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News from the Center: Digest

News from the Center: Digest (11)


by Gregory Seltz

By now you may have heard of two Finnish citizens, Bishop Juhana Pohjola and Cabinet Minister Päivi Räsänen. If you haven’t, you need to know their names. Why? They are about to be put on trial in Finland for the crime of teaching marriage and sexual fidelity from a biblical perspective. The trial date is January 24, 2022. Yes, the Bible is now considered “hate speech” in Finland, a Western country, home to my maternal grandparents, Rudy and Elizabeth Kilponen. They would be aghast at what has become of their homeland, which is now publicly declaring war on Christians for actually being Christian, faithful to the Word of God for the sake of others. When libertinism overcomes liberty in a culture, when equity of outcome replaces equality of access, when governments start to dictate even the thoughts of people rather than limiting their coercive, curbing power to people’s outward, unruly, actions alone, one gets the kind of “secular blasphemy laws” of Finland. Such laws not only curb dissent, but they also eventually attack the Bible’s claim to be the moral conscience of a civilized people.  

Jesus says in Matthew chapter 10: “He who receives you receives Me, and he who receives Me receives Him who sent Me. He who receives a prophet in the name of a prophet shall receive a prophet’s reward. And he who receives a righteous man in the name of a righteous man shall receive a righteous man’s reward” (Matt. 10:40-41).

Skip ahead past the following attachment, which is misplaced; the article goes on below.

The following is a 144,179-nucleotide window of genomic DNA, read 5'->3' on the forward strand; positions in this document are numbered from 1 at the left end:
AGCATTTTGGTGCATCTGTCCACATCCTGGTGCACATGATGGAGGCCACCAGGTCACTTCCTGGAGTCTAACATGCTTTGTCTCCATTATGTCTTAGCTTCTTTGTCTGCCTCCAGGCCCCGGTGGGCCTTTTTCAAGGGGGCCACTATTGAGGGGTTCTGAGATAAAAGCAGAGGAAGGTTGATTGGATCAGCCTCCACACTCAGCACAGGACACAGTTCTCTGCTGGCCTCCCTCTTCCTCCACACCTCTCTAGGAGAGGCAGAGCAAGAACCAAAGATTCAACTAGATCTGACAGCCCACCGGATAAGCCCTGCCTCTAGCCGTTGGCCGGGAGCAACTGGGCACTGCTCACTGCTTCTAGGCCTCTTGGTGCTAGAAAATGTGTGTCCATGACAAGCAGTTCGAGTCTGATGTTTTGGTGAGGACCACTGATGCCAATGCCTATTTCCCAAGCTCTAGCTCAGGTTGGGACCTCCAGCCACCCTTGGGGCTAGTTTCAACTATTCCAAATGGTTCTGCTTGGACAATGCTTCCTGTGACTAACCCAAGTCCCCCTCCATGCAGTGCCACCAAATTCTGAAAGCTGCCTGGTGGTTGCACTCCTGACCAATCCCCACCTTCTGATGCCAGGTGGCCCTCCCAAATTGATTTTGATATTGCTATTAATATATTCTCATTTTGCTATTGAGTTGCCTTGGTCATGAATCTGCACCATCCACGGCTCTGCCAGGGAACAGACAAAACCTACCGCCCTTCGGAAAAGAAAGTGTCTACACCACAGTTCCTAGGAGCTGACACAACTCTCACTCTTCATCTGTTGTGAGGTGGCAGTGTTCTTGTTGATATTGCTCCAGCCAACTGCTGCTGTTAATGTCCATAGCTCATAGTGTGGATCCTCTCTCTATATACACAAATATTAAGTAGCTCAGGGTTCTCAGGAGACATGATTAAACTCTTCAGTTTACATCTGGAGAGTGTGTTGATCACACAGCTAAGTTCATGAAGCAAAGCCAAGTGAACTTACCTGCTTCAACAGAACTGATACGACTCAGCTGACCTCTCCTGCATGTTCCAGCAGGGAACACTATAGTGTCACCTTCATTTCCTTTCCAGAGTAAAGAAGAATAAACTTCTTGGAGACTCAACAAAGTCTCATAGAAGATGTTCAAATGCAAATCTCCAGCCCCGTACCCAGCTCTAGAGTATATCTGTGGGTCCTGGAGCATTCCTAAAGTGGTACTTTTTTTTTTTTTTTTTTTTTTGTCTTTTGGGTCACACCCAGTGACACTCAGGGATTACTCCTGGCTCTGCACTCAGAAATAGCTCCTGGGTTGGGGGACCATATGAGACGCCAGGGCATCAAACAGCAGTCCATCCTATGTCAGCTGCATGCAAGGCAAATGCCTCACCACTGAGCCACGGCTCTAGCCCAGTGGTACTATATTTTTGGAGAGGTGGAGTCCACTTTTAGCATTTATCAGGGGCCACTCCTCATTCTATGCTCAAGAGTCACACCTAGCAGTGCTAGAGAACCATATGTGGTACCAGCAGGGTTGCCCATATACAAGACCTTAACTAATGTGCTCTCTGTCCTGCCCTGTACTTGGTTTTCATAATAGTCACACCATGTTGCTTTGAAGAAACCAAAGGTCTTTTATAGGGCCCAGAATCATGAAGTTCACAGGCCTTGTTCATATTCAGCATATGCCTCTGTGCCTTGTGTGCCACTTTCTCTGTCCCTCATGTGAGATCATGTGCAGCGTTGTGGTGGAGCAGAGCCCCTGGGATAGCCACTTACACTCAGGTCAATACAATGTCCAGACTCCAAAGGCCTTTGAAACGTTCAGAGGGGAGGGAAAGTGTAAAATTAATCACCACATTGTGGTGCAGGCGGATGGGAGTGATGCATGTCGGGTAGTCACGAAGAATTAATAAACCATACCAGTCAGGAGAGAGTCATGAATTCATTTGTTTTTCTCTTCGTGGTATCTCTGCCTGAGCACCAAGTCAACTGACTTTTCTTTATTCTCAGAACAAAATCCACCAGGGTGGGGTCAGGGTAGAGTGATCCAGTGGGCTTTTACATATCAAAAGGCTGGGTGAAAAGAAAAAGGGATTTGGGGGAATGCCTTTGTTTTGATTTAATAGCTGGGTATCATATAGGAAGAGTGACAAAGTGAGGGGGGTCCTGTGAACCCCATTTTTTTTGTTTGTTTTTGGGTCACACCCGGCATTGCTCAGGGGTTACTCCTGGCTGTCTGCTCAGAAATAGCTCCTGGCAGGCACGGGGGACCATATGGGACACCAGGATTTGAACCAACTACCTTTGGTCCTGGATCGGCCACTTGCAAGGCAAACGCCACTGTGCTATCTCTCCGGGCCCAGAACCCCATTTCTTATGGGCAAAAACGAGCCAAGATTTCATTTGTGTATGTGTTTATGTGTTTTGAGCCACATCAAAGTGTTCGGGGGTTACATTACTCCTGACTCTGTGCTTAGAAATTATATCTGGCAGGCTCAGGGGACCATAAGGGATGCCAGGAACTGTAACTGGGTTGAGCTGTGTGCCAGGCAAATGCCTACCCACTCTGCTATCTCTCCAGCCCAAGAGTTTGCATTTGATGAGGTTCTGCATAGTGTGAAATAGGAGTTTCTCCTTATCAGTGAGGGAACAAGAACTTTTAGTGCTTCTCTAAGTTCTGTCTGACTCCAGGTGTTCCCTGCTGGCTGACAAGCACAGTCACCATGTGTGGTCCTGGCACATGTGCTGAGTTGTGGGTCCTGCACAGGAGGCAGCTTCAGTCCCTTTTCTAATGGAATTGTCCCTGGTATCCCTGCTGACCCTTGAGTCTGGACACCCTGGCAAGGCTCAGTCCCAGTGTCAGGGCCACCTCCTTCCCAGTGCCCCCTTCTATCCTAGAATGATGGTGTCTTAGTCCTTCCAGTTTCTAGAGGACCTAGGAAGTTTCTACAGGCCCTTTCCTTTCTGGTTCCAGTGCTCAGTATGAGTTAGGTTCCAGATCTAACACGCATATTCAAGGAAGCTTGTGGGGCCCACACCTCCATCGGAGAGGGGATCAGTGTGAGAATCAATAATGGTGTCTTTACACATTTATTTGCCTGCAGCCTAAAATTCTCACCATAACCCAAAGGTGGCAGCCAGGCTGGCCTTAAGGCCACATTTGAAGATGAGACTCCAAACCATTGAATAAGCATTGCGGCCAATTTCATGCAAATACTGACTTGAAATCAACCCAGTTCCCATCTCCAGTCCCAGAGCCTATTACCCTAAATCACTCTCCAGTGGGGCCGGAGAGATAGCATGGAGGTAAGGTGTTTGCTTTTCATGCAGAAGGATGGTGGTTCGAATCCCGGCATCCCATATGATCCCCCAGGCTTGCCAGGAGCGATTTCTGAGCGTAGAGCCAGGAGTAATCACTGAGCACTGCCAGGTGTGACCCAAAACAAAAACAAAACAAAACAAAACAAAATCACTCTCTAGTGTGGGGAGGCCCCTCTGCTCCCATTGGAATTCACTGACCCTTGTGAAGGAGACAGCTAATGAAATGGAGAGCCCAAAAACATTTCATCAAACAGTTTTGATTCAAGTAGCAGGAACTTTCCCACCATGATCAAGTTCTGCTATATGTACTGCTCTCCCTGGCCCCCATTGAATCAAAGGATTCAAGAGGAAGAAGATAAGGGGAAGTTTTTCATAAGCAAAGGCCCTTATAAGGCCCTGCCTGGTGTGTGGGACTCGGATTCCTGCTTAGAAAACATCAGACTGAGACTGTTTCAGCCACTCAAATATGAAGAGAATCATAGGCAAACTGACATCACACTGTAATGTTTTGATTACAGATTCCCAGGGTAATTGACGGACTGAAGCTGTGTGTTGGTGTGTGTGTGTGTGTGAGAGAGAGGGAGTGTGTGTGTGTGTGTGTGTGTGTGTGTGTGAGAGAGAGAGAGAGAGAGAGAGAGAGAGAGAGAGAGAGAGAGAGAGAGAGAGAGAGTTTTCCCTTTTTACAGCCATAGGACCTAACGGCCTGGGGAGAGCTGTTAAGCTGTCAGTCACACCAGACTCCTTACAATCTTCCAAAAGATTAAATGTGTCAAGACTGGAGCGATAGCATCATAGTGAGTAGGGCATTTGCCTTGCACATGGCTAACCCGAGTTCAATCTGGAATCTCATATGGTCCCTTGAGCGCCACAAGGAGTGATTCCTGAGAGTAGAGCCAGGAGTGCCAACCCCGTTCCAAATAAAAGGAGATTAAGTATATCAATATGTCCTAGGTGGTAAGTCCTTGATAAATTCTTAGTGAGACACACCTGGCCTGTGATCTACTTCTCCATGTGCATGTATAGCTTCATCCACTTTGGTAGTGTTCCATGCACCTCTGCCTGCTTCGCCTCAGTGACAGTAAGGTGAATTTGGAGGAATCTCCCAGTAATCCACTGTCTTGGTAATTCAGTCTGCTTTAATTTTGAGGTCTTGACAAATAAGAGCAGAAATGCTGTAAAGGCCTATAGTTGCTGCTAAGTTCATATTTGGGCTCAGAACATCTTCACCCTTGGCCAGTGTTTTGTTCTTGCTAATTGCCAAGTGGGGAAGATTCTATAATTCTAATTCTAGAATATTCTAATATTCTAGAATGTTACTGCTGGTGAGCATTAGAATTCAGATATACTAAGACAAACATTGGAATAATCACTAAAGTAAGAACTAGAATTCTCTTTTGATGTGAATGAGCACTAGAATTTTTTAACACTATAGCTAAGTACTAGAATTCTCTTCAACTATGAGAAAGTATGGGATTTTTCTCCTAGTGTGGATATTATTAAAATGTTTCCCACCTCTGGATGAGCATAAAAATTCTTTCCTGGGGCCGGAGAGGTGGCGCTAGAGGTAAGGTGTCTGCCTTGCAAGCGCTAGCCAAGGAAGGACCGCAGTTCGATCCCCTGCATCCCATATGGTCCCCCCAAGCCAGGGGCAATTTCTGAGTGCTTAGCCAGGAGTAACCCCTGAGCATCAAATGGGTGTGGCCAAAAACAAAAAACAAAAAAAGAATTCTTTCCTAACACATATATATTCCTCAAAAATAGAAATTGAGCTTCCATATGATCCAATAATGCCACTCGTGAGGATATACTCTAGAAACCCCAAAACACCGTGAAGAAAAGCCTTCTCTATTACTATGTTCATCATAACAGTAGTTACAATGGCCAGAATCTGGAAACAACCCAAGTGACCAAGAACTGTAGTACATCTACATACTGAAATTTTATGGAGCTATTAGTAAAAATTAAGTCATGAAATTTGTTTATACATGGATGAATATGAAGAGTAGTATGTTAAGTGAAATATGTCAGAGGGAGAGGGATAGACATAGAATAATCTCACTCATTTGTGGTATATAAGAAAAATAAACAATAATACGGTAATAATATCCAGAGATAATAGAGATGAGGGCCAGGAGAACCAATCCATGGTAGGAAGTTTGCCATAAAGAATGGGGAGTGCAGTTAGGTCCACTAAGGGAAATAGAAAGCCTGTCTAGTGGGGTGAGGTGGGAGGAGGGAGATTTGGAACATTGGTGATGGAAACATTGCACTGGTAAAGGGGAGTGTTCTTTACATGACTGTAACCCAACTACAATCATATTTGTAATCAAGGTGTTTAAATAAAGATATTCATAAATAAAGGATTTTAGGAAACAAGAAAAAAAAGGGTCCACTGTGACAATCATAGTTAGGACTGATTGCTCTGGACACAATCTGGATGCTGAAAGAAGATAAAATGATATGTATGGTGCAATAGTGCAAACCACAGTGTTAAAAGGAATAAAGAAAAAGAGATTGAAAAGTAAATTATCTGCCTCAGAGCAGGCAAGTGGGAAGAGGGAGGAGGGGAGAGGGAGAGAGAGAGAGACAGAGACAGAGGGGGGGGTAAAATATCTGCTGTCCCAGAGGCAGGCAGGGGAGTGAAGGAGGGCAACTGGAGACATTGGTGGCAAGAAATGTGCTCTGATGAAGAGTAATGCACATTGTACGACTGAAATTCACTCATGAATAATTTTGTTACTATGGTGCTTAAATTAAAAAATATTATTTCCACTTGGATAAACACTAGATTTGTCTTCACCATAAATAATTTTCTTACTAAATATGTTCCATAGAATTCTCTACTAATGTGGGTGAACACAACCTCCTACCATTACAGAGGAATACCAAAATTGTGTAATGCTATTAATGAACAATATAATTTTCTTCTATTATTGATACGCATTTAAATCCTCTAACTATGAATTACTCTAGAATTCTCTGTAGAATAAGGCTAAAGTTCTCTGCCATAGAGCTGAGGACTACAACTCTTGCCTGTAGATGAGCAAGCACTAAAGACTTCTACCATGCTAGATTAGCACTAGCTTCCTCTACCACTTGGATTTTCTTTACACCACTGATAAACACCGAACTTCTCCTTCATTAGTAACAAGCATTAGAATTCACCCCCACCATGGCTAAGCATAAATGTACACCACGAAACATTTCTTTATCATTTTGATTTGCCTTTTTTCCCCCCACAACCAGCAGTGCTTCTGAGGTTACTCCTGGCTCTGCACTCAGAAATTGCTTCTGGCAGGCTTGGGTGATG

That's a good question. We are miracles, each and every one of us. The more we learn about ourselves, the less we seem to understand. Our bodies are not only symphonies, but a series of symphonies, so many parts working in harmony, in biological melodies and counter melodies, opposable thumbs, senses of sight, smell, and hearing, a cardio-vascular system, digestive, immune, nervous and circulatory systems. All working together, and in a kind of beauty, dignity, even majesty.


In Washington DC, in one of the most beautiful neighborhoods in all of America, there is a small park near Connecticut Avenue in the northwest part of the city.  Tall trees provide a kind of natural canopy above, and in the near-center of that vest-pocket park is a bust of one of America’s most illustrious Lutherans who is now largely forgotten.